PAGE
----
Man looking at stacks of bills.

Of all the bills we pay, some of the most important are also the most basic: our utility bills. Electricity, gas, and oil are needed to light and heat our homes, to cook, and to heat our water. Unfortunately, it is not always easy to predict how much our utility bills will be. They often fluctuate with the seasons.

Why Do We Need a Utility Bill Budget Plan?

With many Americans still living paycheck-to-paycheck, getting surpised by a utility bill that's twice as much as it was the month before can be almost impossible to plan for. For example, electric bills usually rise in the summertime from things like air conditioning and swimming pool filter motors. When it gets cold you need to take steps to winterize your home. Our gas and oil bills will go up because we have to heat our homes, and preparing before the cold weather can cut down on costs. However, these are still expenses that we need to be prepared for. Suffice it to say, many of us find it extremely difficult to budget for expenses that fluctuate as much as these types of bills, and these differences can be quite substantial depending on where you live. A single family home in New England, for example, may see differences of hundreds of dollars per month on their heating expenses when comparing summer and winter bills. Fortunately, most public utilities understand this, and have created different budget plans to assist consumers.

Predictability in Your Utility Bills

These plans can vary from company to company, but they have one common feature: a predictable monthly bill that is easier to budget for. The way the payments are calculated can differ, but in general your monthly bill will be based on your average usage. For example, if you have used $1200 worth of gas over the past year, the company may simply charge you $100 per month ($1200 / 12 months in a year = $100). Utility bill budget plans work in a similar fashion with electric bills and other utilities. Enrolling in a budget plan is usually as simple as placing a phone call to your local utility providers. You may even be able to enroll through the company's website.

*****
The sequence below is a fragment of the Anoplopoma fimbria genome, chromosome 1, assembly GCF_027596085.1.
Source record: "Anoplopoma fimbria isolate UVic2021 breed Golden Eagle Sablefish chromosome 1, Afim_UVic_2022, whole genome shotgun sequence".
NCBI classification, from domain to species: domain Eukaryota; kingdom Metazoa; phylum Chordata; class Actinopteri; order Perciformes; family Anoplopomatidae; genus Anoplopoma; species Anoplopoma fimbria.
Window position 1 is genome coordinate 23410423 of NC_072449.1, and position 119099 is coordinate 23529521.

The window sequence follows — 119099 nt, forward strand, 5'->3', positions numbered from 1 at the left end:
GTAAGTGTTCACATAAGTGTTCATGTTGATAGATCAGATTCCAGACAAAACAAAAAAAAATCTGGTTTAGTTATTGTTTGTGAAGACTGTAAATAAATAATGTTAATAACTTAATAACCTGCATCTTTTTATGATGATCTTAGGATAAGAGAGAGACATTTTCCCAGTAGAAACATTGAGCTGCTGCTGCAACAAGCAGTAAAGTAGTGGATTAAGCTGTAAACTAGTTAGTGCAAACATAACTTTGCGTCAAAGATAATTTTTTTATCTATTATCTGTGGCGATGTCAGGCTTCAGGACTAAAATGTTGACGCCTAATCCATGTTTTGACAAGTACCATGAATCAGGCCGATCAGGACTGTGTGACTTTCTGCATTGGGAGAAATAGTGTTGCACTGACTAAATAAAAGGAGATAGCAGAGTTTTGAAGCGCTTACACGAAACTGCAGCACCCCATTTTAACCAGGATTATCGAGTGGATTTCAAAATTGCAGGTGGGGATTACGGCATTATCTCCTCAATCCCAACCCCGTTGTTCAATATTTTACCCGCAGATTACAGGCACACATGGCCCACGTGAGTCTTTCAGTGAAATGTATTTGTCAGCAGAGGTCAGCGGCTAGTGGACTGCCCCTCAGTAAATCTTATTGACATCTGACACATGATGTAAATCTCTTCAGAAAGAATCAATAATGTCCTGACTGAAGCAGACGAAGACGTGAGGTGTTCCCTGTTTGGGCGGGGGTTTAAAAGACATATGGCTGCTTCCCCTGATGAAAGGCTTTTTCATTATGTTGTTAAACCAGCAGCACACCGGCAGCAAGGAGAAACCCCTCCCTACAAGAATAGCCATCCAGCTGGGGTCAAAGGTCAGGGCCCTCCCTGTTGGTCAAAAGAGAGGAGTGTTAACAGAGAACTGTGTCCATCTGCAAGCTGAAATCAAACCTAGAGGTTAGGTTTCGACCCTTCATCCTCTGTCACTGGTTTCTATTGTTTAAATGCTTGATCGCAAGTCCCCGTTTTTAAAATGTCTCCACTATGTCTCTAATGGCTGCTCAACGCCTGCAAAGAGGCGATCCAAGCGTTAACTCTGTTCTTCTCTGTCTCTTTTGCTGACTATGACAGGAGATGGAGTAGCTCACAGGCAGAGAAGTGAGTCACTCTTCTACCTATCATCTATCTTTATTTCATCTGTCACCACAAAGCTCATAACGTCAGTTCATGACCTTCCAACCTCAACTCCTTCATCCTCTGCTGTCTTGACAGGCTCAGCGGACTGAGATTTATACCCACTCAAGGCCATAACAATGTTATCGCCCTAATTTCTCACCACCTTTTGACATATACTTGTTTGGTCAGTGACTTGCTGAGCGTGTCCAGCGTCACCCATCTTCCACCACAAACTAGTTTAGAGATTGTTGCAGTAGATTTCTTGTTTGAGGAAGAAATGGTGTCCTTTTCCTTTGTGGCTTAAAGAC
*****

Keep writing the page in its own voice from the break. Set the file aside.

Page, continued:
What to Consider When Enrolling into a Utility Bill Budget Plan?

There are things you should consider before jumping into a utility bill budget plan:

  • Will you owe them money if your bills are more than what you budgeted for, or will the utility company reimburse you if your actual bills are less?
  • Administration fees - Many companies will charge a fee for having a monthly budget plan. Pay attention to how much this service costs so you don't have surprise expenses.
  • Are you planning to move within the next year? Contracts are for, at least, a year and you may end up owing money if you have to move. If you are planning to move, but still want to use this budget plan, set aside money to cover the cost of the difference when you do relocate.
  • Is it possible to do this on your own? Take the amount that the utility companies are suggesting you pay monthly and budget for that. If there is any extra, simply carry it over into the next month or into your savings account!

Note: If you are suffering a severe financial hardship and having problems keeping your utilities turned on, seek assistance from your local town, city, county, or state. You may have to qualify, but help is available. For a complete explanation of your rights as a utility customer, contact your state's Public Utility Commission.

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